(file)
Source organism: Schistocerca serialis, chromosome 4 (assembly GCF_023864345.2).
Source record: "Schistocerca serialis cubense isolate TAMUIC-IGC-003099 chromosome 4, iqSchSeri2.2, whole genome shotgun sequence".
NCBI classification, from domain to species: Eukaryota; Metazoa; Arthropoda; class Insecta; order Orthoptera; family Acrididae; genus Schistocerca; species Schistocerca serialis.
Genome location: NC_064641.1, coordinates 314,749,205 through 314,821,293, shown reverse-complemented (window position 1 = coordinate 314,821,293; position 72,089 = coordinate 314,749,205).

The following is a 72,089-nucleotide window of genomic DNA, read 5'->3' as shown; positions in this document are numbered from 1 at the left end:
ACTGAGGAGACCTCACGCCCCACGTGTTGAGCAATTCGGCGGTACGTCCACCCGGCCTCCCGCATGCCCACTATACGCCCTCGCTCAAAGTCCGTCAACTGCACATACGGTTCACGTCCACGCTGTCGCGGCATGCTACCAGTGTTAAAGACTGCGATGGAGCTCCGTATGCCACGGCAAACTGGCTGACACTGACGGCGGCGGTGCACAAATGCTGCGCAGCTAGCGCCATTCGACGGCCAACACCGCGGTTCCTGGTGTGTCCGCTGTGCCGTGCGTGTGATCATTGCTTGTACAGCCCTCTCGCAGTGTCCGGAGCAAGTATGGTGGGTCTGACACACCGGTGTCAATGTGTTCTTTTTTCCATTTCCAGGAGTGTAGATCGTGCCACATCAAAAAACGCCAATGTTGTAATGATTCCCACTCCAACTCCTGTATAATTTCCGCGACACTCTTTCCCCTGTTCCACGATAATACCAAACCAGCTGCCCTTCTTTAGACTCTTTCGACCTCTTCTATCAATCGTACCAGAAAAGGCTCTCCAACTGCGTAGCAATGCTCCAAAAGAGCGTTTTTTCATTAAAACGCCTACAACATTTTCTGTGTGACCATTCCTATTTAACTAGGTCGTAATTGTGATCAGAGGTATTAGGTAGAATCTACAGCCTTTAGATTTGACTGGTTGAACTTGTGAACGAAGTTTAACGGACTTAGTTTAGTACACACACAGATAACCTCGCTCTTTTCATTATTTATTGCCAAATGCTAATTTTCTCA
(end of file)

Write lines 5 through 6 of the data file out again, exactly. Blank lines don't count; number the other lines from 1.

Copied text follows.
The following is a 72,089-nucleotide window of genomic DNA, read 5'->3' as shown; positions in this document are numbered from 1 at the left end:
ACTGAGGAGACCTCACGCCCCACGTGTTGAGCAATTCGGCGGTACGTCCACCCGGCCTCCCGCATGCCCACTATACGCCCTCGCTCAAAGTCCGTCAACTGCACATACGGTTCACGTCCACGCTGTCGCGGCATGCTACCAGTGTTAAAGACTGCGATGGAGCTCCGTATGCCACGGCAAACTGGCTGACACTGACGGCGGCGGTGCACAAATGCTGCGCAGCTAGCGCCATTCGACGGCCAACACCGCGGTTCCTGGTGTGTCCGCTGTGCCGTGCGTGTGATCATTGCTTGTACAGCCCTCTCGCAGTGTCCGGAGCAAGTATGGTGGGTCTGACACACCGGTGTCAATGTGTTCTTTTTTCCATTTCCAGGAGTGTAGATCGTGCCACATCAAAAAACGCCAATGTTGTAATGATTCCCACTCCAACTCCTGTATAATTTCCGCGACACTCTTTCCCCTGTTCCACGATAATACCAAACCAGCTGCCCTTCTTTAGACTCTTTCGACCTCTTCTATCAATCGTACCAGAAAAGGCTCTCCAACTGCGTAGCAATGCTCCAAAAGAGCGTTTTTTCATTAAAACGCCTACAACATTTTCTGTGTGACCATTCCTATTTAACTAGGTCGTAATTGTGATCAGAGGTATTAGGTAGAATCTACAGCCTTTAGATTTGACTGGTTGAACTTGTGAACGAAGTTTAACGGACTTAGTTTAGTACACACACAGATAACCTCGCTCTTTTCATTATTTATTGCCAAATGCTAATTTTCTCA